Department for Transport could nationalise East Coast rail services in weeks

Nationalising the service currently operated by Virgin Trains is one of two options for services after franchise “got its sums wrong”

Virgin franchise on East Coast mainline could soon run out of money. Credit: PA

By Richard Johnstone

06 Feb 2018

Train services on the East Coast mainline could be renationalised within weeks after transport secretary Chris Grayling revealed that the current Virgin franchise on the line will run out of money in “a very small number of months”.

In a statement to MPs, Grayling revealed that the franchise, which he had previously announced would be cut short by two years from 2023 in what critics called a bailout of the existing operator, would not make it 2020.

He said that officials in the department were now examining the steps that needed to be taken to protect services on the line. The two main options being considered are the current joint operators, Stagecoach and the Virgin Group, continuing to run the line under a short-term, not-for-profit arrangement, or the DfT’s operator of last resort, Directly Operated Railways, taking over the line.


DOR was in charge of the line from November 2009 to February 2015, taking over the service because the previous private operator, National Express, had been unable to meet its financial payments to the government.

The move comes after the high-profile collapse of outsourcing firm Carillion, which led the government to take some services, including facilities management across the prisons estate, back in-house.

Grayling said the two options for future rail services will be “subject to the same rigorous assessment to establish whether it will deliver value for money for taxpayers and protect the interests of passengers”.

Each option would provide “substantial revenue” to the government, he said.

Since 2015 the franchise has met all its financial commitments to the taxpayer, he told MPs, with nearly £1bn paid to the public purse. However. Stagecoach, the lead operator of the franchise, has had to pay nearly £200m of this from its own funds as passenger numbers have not kept pace with its protections.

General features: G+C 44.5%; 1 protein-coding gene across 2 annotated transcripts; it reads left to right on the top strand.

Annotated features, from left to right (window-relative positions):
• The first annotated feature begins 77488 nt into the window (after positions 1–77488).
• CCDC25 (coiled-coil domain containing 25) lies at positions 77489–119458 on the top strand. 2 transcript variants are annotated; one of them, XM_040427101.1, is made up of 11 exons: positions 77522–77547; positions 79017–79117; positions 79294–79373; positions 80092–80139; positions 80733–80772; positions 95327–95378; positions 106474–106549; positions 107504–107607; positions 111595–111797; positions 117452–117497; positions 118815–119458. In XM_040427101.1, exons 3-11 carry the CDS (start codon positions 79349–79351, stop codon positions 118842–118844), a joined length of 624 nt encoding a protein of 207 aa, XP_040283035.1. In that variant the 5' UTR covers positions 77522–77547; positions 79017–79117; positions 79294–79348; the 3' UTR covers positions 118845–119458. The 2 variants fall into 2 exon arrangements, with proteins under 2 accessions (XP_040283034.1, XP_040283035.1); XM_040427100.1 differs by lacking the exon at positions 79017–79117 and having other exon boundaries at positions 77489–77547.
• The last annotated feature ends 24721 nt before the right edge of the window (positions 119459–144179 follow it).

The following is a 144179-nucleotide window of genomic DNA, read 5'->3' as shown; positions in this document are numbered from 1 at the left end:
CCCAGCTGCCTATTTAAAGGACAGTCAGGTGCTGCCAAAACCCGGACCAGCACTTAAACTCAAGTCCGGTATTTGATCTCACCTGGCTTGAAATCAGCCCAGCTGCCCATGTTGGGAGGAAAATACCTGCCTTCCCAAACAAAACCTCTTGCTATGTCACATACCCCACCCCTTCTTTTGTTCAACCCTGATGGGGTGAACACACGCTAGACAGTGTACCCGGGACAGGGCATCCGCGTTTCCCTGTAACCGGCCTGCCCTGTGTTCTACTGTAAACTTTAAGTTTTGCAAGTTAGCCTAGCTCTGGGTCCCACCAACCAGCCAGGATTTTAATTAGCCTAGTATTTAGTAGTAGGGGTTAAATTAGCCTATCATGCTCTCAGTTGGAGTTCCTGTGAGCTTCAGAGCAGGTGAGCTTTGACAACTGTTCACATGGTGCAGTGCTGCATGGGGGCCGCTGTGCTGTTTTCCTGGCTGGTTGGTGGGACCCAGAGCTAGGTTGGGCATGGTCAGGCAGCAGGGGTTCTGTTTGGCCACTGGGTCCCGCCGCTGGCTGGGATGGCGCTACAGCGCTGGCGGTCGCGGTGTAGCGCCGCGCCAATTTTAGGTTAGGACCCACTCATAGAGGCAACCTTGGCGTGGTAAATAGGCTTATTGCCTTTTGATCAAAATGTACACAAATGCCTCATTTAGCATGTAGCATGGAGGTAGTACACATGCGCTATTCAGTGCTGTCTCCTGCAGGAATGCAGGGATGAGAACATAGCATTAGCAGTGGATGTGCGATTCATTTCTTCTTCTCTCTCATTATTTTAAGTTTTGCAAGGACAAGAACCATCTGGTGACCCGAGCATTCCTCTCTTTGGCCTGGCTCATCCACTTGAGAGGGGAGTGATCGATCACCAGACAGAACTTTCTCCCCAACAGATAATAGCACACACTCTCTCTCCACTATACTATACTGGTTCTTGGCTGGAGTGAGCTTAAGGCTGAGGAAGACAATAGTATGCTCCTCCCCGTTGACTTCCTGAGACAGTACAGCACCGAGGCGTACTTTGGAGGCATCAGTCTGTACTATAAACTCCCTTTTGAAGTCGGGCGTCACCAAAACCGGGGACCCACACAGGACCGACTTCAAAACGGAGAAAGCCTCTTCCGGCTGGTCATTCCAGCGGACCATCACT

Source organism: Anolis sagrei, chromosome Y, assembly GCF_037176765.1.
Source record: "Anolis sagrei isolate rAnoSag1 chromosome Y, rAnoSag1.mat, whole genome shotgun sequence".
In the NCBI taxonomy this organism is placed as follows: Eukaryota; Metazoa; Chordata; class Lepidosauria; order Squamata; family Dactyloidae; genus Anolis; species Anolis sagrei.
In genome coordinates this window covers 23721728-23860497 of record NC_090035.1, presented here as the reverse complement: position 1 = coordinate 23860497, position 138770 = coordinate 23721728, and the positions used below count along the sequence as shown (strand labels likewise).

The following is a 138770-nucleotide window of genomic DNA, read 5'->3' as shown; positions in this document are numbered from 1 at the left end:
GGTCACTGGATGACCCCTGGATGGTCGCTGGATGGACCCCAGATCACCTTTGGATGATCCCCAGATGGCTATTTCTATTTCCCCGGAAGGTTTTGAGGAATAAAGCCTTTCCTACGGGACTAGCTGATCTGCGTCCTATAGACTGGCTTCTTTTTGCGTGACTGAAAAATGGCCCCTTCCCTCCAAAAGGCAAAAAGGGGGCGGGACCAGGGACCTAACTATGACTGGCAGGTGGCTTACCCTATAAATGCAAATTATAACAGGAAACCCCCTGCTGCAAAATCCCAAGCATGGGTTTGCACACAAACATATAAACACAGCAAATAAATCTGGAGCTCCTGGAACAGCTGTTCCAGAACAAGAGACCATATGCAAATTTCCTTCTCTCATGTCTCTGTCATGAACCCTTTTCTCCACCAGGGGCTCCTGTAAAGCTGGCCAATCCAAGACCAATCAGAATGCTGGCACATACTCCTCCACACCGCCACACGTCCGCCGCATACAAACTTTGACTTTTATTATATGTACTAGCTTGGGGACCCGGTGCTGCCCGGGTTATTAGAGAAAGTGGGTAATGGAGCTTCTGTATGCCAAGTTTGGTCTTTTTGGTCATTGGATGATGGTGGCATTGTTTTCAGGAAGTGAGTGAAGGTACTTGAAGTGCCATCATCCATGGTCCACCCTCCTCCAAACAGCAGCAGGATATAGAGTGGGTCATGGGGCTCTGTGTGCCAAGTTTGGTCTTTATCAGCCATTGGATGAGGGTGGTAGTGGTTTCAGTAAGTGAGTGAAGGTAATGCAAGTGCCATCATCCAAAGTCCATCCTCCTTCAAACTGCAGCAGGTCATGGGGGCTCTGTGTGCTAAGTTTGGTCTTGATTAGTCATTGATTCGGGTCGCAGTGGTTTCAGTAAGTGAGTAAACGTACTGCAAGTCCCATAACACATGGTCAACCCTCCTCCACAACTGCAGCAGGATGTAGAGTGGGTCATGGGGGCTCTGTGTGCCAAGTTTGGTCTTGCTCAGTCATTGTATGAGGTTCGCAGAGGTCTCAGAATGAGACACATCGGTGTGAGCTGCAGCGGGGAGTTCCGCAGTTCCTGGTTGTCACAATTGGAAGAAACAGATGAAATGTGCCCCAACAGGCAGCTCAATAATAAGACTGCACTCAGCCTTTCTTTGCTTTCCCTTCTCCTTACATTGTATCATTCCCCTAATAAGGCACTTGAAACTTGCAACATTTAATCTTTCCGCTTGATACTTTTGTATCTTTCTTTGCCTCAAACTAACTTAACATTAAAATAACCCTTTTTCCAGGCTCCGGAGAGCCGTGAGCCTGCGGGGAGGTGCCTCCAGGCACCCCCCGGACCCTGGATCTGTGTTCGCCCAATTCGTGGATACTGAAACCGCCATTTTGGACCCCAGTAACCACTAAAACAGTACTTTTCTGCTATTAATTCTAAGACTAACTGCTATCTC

As a result, Grayling said the DfT issued the franchisee with notification that the franchise had breached a key financial covenant.

“The problem is that Stagecoach got its numbers wrong. It overbid and is now paying a price,” he said. “Contrary to widespread speculation, no deal has been done and I have not yet made a decision on the successor operator to run the East Coast railway until the long-term plans for the integration of track and train can begin in 2020.”

He said that there was “no question of anyone receiving a bailout”, but former transport secretary Lord Andrew Adonis said that refusing to ban the operator from bidding for other contracts, as well as awarding an extension to the sister operator on the West Coast rail line, amounted to a reward for failure.

Grayling has previously faced criticism of his plans for the rail network, which include the creation of new partnership operations between franchise operators and state-owned infrastructure firm Network Rail. As part of plans to introduce the partnership on the East Coast route, Grayling announced in January that the franchise would end in 2020, three years early.

Adonis said that such an approach would allow the Stagecoach-Virgin partnership to avoid payments in the final years of the franchise, and criticised civil servants for being “weak” in allowing the proposal to go ahead.

He said he had been approached as transport secretary with a similar request from National Express in 2009, but had nationalised the East Coast line rather than offer an early end to the contract. He has previously described Grayling’s decision as “indefensible” and “a cynical political manoeuvre” to avoid public ownership.

However, the DfT subsequently insisted no bailout has been provided as “profits continue to flow to the taxpayer and any suggestion to the contrary is completely wrong”.

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